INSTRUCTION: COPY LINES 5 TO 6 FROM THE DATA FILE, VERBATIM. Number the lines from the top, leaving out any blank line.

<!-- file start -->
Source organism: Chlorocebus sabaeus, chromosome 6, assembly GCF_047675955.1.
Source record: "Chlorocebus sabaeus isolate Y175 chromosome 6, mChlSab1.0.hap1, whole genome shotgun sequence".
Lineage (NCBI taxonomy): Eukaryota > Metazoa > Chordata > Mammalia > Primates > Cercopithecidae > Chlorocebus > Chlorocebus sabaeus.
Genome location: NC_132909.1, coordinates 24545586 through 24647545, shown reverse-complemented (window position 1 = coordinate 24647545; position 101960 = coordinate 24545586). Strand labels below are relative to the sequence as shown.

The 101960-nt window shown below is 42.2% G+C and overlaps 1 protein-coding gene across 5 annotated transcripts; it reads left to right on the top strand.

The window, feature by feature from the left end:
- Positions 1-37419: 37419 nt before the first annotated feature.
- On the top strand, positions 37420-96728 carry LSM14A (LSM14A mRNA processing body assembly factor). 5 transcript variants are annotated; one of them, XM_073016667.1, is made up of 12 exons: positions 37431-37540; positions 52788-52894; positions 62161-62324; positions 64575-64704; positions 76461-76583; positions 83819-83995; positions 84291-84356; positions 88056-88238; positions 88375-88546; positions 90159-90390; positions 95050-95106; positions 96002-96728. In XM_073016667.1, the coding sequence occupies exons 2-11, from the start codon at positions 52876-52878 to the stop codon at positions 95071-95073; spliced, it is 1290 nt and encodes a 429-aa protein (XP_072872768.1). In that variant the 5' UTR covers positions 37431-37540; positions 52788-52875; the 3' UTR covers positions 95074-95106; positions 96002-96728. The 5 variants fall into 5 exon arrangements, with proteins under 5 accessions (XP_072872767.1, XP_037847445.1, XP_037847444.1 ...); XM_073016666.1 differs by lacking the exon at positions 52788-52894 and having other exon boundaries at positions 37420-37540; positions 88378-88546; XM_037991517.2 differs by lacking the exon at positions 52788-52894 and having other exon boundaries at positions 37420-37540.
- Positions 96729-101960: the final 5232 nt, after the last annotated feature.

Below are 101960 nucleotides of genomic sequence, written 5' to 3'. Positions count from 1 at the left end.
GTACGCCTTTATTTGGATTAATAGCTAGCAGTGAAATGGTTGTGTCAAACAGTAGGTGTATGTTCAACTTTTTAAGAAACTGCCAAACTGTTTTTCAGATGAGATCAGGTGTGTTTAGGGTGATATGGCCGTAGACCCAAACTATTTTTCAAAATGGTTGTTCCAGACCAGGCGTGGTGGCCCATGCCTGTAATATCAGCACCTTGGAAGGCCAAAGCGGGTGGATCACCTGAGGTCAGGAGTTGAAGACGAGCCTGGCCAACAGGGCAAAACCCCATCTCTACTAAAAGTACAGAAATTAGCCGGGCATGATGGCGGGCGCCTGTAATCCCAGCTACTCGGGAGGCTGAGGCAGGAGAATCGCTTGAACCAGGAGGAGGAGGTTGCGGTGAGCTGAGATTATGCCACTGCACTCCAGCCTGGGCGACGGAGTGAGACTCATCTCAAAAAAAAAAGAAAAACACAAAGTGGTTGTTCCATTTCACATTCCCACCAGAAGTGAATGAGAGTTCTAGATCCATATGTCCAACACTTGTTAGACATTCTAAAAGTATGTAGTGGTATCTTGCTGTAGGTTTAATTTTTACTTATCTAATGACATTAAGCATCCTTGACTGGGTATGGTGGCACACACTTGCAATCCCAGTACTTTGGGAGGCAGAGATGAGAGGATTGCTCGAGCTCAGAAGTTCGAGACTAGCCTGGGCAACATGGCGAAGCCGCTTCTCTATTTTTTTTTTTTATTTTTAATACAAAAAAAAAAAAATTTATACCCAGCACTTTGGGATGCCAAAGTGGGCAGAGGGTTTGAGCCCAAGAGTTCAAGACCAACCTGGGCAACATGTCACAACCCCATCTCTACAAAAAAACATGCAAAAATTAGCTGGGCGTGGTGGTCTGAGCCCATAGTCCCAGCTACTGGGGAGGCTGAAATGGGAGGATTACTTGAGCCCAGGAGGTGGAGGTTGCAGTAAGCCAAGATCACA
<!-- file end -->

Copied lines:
The 101960-nt window shown below is 42.2% G+C and overlaps 1 protein-coding gene across 5 annotated transcripts; it reads left to right on the top strand.

The window, feature by feature from the left end: